The Persistence of (Subnational) Fortune

51 Pages Posted: 19 Feb 2014

See all articles by William F. Maloney

William F. Maloney

World Bank - Poverty and Economic Management Unit; IZA Institute of Labor Economics; World Bank - Development Research Group (DECRG)

Felipe Valencia Caicedo

Vancouver School of Economics

Multiple version iconThere are 3 versions of this paper

Date Written: November 7, 2013


Using subnational historical data, this paper establishes the within country persistence of economic activity in the New World over the last half millennium, a period including the trauma of the European colonization, the decimation of the native populations, and the imposition of potentially growth inhibiting institutions. We construct a data set incorporating measures of pre-colonial population density, new measures of present regional per capita income and population, and a comprehensive set of locational fundamentals. These fundamentals are shown to have explanatory power: native populations throughout the hemisphere were found in more livable and productive places. We then show that high pre-colonial density areas tend to be dense today: population agglomerations persist. The data and historical evidence suggest this is due partly to locational fundamentals, but also to classic agglomeration effects: colonialists established settlements near existing native populations for reasons of labor, trade, knowledge and defense. The paper then shows that high density (historically prosperous) areas also tend to have higher incomes today, and largely due to agglomeration effects: fortune persists for the United States and most of Latin America.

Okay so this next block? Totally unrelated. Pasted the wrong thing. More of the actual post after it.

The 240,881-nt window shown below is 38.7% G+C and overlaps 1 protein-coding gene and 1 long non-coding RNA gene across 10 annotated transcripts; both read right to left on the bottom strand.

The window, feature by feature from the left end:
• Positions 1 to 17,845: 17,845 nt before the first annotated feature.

Keywords: Persistence, Subnational Growth, Geography, Agglomeration, Path Dependence

JEL Classification: J1, N9, R1, O1, O49

Suggested Citation

Maloney, William F. and Valencia Caicedo, Felipe, The Persistence of (Subnational) Fortune (November 7, 2013). Available at SSRN: or

William F. Maloney (Contact Author)

World Bank - Poverty and Economic Management Unit ( email )

1818 H Street NW
Washington, DC 20433
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IZA Institute of Labor Economics

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World Bank - Development Research Group (DECRG)

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Felipe Valencia Caicedo

Vancouver School of Economics ( email )

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Vancouver, BC V6T 1Z1

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